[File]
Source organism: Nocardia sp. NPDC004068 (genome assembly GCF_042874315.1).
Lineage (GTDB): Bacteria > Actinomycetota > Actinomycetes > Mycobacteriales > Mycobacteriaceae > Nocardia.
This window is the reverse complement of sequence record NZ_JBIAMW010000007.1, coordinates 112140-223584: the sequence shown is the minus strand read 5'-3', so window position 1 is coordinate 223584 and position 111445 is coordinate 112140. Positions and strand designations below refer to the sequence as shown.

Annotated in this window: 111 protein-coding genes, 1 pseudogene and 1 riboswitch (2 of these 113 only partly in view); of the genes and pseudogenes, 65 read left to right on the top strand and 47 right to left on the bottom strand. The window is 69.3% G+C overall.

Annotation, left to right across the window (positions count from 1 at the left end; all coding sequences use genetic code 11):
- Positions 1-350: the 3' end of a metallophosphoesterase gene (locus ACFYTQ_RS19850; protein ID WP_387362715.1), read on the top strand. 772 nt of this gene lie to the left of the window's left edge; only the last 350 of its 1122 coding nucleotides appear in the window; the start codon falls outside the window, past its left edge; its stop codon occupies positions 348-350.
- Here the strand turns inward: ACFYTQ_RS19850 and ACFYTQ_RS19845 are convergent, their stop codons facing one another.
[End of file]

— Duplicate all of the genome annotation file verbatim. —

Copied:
Source organism: Nocardia sp. NPDC004068 (genome assembly GCF_042874315.1).
Lineage (GTDB): Bacteria > Actinomycetota > Actinomycetes > Mycobacteriales > Mycobacteriaceae > Nocardia.
This window is the reverse complement of sequence record NZ_JBIAMW010000007.1, coordinates 112140-223584: the sequence shown is the minus strand read 5'-3', so window position 1 is coordinate 223584 and position 111445 is coordinate 112140. Positions and strand designations below refer to the sequence as shown.

Annotated in this window: 111 protein-coding genes, 1 pseudogene and 1 riboswitch (2 of these 113 only partly in view); of the genes and pseudogenes, 65 read left to right on the top strand and 47 right to left on the bottom strand. The window is 69.3% G+C overall.

Annotation, left to right across the window (positions count from 1 at the left end; all coding sequences use genetic code 11):
- Positions 1-350: the 3' end of a metallophosphoesterase gene (locus ACFYTQ_RS19850; protein ID WP_387362715.1), read on the top strand. 772 nt of this gene lie to the left of the window's left edge; only the last 350 of its 1122 coding nucleotides appear in the window; the start codon falls outside the window, past its left edge; its stop codon occupies positions 348-350.
- Here the strand turns inward: ACFYTQ_RS19850 and ACFYTQ_RS19845 are convergent, their stop codons facing one another.